Niagara Gazette — Metal thieves may find themselves in front of a federal judge instead of local or state justices soon.
U.S. Sen. Charles Schumer, D-N.Y., stood Thursday with business owners, law enforcement officials and religious leaders in front of St. John de LaSalle Roman Catholic Church — which has been victimized three times by metal thieves — to announce that he will introduce legislation to crack down on the bandits and the scrap yards that profit off their booty.
“As a result of the metal theft crimes Niagara homes, businesses, infrastructure, even religious institutions like our churches, have suffered damages,” Schumer said. “The safety of everyone who lives in the homes and works in the businesses has been in danger.”
The Metal Theft Prevention Act includes provisions that would require documentation of the sellers’ right to scrap the metal, require scrap yards to keep records of the people who turn in the metal, limit scrap yards to a $100 cash return with any amount above that being paid by check and would make stealing metal from critical infrastructure a federal crime.
“I’m going to forge an ironclad partnership with federal and local law enforcement to put the metal thieves behind bars, once and for all,” Schumer said.
Schumer will introduce the bill with his cosponsor, U.S. Sen. Amy Klobuchar, D - MN, to the Senate Judiciary Committee this week.
Both Schumer and Klobuchar sit on that committee.
Schumer said the bill would not hurt honest scrap metal yards, but will target those that knowingly deal with thieves.
“Most of our metal scrap dealers here in Western New York are honest and honorable,” Schumer said. “But all you need is a few bad ones and the crooks know to bring it to them and they’ll give you cash, no questions asked.”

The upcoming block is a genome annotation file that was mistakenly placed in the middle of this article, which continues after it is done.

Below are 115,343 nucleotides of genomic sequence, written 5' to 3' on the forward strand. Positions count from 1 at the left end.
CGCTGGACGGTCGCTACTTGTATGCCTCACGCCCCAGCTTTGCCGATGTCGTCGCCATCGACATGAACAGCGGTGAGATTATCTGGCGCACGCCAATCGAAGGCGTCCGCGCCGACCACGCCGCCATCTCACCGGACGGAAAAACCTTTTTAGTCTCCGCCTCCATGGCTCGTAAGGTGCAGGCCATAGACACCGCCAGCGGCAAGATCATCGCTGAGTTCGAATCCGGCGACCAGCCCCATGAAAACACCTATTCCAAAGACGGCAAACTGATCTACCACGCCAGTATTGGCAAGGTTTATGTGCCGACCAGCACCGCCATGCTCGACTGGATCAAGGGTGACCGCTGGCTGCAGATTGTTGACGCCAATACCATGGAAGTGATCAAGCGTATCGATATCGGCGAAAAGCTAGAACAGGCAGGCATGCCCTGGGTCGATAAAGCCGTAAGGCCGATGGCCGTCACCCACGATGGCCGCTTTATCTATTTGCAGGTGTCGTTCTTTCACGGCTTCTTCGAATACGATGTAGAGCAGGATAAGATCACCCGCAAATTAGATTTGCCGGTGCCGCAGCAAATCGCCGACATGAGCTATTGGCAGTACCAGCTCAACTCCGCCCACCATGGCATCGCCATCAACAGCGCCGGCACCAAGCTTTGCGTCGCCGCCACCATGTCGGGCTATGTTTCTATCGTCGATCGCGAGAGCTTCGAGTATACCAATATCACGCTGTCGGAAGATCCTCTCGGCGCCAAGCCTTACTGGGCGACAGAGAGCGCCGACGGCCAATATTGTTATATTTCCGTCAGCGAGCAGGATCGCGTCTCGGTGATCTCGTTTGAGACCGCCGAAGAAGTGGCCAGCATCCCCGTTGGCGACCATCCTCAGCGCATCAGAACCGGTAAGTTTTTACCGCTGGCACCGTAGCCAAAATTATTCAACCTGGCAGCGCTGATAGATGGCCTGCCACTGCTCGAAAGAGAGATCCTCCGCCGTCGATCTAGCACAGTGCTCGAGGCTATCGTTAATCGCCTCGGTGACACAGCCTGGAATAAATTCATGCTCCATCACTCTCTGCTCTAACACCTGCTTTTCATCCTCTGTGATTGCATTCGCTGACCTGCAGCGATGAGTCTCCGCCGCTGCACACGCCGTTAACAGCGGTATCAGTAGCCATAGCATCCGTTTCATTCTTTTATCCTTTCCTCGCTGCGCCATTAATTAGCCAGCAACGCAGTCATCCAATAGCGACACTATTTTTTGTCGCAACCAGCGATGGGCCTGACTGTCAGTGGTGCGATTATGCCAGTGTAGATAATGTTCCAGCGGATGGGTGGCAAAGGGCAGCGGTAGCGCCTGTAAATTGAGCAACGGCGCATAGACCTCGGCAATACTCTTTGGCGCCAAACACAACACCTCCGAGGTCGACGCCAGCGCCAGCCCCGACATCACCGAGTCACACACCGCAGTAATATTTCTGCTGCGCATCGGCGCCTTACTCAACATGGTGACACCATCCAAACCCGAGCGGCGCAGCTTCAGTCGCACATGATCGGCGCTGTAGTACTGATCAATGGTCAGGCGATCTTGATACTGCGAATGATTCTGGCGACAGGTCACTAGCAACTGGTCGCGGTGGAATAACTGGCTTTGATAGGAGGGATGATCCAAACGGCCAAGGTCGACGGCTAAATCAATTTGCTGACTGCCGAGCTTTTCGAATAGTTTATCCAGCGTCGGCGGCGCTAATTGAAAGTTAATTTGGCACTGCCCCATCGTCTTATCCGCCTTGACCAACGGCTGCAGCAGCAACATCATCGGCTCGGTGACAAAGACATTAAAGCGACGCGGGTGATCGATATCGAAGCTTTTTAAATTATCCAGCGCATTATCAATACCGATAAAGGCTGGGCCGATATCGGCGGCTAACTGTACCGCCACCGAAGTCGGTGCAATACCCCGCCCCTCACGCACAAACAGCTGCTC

At one point, Schumer held up a copper pipe and a $100 bill, saying that thieves will no longer be able to trade one for the other.
“We’re going to work so that the last metal, the only metal, a metal thief can feel are the bars that he puts his hands around as he spends his time in jail,” Schumer said.
Mayor Paul Dyster said thieves often put people in danger by recklessly stealing metal that serves an important safety purpose, such as gas lines or manhole covers.
“For a small amount of financial gain these people are putting very, very large values at risk,” Dyster said.
Metal thieves also devalue neighborhoods and cities through their acts, not just the individual properties that they target, Dyster said.
“When you go and pull the copper out of one of those vacant building that still has the potential for renovation, you may have now doomed that house,” Dyster said. “It will never again be a home for a family.”
And thieves can cause issues for businesses looking to improve communities through renovations.
Metal thieves broke into the Fallside Hotel - which is being renovated by the Merani Hotel Group - and caused $20,000 worth of damage, ripping copper pipes through drywall.
Faisal Merani, the president of the company, said the repairs will not stop the company from moving forward with the project, but dealing with the issues caused by thieves is discouraging for people looking to invest.
“It’s not going to stop us,” Merani said. “At the end of the day, we want to get that property open as soon as possible.”
Merani sees the measure as an effective tool to prevent metal theft.
“For any business margins are small,” Merani said. “It was $20,000 now and it could be another $20,000 tonight if someone breaks in. Anything we can do to help curb that, and this seems like a pretty inexpensive and easy way to do that.”Contact reporter Justin Sondel at 282-2311, ext. 2257